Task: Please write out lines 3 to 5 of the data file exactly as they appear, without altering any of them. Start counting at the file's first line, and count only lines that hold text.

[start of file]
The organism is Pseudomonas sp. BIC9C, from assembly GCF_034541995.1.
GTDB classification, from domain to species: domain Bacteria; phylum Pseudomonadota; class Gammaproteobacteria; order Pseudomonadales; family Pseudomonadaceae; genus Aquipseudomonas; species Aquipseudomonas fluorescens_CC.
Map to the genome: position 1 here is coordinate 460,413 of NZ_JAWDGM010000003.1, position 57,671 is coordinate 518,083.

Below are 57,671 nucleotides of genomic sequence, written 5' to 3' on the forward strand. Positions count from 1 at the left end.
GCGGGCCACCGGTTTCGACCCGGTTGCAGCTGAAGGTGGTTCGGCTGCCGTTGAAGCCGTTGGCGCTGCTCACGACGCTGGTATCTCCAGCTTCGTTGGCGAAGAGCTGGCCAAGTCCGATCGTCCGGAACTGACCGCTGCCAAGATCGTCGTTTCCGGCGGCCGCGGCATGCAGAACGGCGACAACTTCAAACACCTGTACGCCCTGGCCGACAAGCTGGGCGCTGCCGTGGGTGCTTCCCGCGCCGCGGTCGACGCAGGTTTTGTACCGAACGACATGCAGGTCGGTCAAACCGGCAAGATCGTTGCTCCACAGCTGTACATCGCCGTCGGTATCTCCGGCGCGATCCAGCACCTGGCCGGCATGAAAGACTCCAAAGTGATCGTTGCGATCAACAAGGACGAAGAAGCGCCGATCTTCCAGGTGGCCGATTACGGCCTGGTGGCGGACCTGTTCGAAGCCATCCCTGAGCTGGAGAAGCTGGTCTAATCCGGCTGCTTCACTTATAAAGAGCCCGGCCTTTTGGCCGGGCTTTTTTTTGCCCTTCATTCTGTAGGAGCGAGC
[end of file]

Map to the genome: position 1 here is coordinate 460,413 of NZ_JAWDGM010000003.1, position 57,671 is coordinate 518,083.

Below are 57,671 nucleotides of genomic sequence, written 5' to 3' on the forward strand. Positions count from 1 at the left end.
GCGGGCCACCGGTTTCGACCCGGTTGCAGCTGAAGGTGGTTCGGCTGCCGTTGAAGCCGTTGGCGCTGCTCACGACGCTGGTATCTCCAGCTTCGTTGGCGAAGAGCTGGCCAAGTCCGATCGTCCGGAACTGACCGCTGCCAAGATCGTCGTTTCCGGCGGCCGCGGCATGCAGAACGGCGACAACTTCAAACACCTGTACGCCCTGGCCGACAAGCTGGGCGCTGCCGTGGGTGCTTCCCGCGCCGCGGTCGACGCAGGTTTTGTACCGAACGACATGCAGGTCGGTCAAACCGGCAAGATCGTTGCTCCACAGCTGTACATCGCCGTCGGTATCTCCGGCGCGATCCAGCACCTGGCCGGCATGAAAGACTCCAAAGTGATCGTTGCGATCAACAAGGACGAAGAAGCGCCGATCTTCCAGGTGGCCGATTACGGCCTGGTGGCGGACCTGTTCGAAGCCATCCCTGAGCTGGAGAAGCTGGTCTAATCCGGCTGCTTCACTTATAAAGAGCCCGGCCTTTTGGCCGGGCTTTTTTTTGCCCTTCATTCTGTAGGAGCGAGC